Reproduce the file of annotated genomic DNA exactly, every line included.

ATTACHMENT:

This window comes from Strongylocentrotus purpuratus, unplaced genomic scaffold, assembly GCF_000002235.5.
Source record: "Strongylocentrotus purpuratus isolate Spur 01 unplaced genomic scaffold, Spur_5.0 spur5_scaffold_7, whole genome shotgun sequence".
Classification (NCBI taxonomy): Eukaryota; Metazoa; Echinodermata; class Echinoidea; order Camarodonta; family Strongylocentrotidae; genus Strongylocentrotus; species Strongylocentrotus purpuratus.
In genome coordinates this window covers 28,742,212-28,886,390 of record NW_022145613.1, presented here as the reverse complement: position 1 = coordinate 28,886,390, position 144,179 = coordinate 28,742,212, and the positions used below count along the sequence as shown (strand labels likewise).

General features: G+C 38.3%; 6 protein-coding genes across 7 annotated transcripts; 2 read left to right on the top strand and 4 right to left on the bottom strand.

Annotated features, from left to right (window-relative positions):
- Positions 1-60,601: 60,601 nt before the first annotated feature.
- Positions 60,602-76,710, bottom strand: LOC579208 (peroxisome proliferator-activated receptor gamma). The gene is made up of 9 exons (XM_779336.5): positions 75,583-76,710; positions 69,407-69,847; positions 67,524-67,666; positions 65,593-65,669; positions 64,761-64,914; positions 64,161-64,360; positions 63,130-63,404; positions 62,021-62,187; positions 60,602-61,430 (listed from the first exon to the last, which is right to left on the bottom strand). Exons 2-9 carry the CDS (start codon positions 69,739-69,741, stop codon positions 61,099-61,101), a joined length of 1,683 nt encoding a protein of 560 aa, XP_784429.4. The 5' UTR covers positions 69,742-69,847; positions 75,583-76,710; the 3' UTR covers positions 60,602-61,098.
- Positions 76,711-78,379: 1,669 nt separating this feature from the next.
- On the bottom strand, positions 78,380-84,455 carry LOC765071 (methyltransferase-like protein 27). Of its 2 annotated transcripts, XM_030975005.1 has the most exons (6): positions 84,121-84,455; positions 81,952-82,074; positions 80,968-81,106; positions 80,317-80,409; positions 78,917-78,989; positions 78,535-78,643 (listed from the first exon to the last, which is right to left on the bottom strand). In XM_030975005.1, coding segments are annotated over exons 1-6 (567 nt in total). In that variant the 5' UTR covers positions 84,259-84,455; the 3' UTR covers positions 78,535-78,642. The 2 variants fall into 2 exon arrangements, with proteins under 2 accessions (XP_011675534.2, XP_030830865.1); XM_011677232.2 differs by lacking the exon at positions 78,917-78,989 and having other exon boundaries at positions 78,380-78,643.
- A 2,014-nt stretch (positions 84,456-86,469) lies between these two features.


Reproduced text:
This window comes from Strongylocentrotus purpuratus, unplaced genomic scaffold, assembly GCF_000002235.5.
Source record: "Strongylocentrotus purpuratus isolate Spur 01 unplaced genomic scaffold, Spur_5.0 spur5_scaffold_7, whole genome shotgun sequence".
Classification (NCBI taxonomy): Eukaryota; Metazoa; Echinodermata; class Echinoidea; order Camarodonta; family Strongylocentrotidae; genus Strongylocentrotus; species Strongylocentrotus purpuratus.
In genome coordinates this window covers 28,742,212-28,886,390 of record NW_022145613.1, presented here as the reverse complement: position 1 = coordinate 28,886,390, position 144,179 = coordinate 28,742,212, and the positions used below count along the sequence as shown (strand labels likewise).

General features: G+C 38.3%; 6 protein-coding genes across 7 annotated transcripts; 2 read left to right on the top strand and 4 right to left on the bottom strand.

Annotated features, from left to right (window-relative positions):
- Positions 1-60,601: 60,601 nt before the first annotated feature.
- Positions 60,602-76,710, bottom strand: LOC579208 (peroxisome proliferator-activated receptor gamma). The gene is made up of 9 exons (XM_779336.5): positions 75,583-76,710; positions 69,407-69,847; positions 67,524-67,666; positions 65,593-65,669; positions 64,761-64,914; positions 64,161-64,360; positions 63,130-63,404; positions 62,021-62,187; positions 60,602-61,430 (listed from the first exon to the last, which is right to left on the bottom strand). Exons 2-9 carry the CDS (start codon positions 69,739-69,741, stop codon positions 61,099-61,101), a joined length of 1,683 nt encoding a protein of 560 aa, XP_784429.4. The 5' UTR covers positions 69,742-69,847; positions 75,583-76,710; the 3' UTR covers positions 60,602-61,098.
- Positions 76,711-78,379: 1,669 nt separating this feature from the next.
- On the bottom strand, positions 78,380-84,455 carry LOC765071 (methyltransferase-like protein 27). Of its 2 annotated transcripts, XM_030975005.1 has the most exons (6): positions 84,121-84,455; positions 81,952-82,074; positions 80,968-81,106; positions 80,317-80,409; positions 78,917-78,989; positions 78,535-78,643 (listed from the first exon to the last, which is right to left on the bottom strand). In XM_030975005.1, coding segments are annotated over exons 1-6 (567 nt in total). In that variant the 5' UTR covers positions 84,259-84,455; the 3' UTR covers positions 78,535-78,642. The 2 variants fall into 2 exon arrangements, with proteins under 2 accessions (XP_011675534.2, XP_030830865.1); XM_011677232.2 differs by lacking the exon at positions 78,917-78,989 and having other exon boundaries at positions 78,380-78,643.
- A 2,014-nt stretch (positions 84,456-86,469) lies between these two features.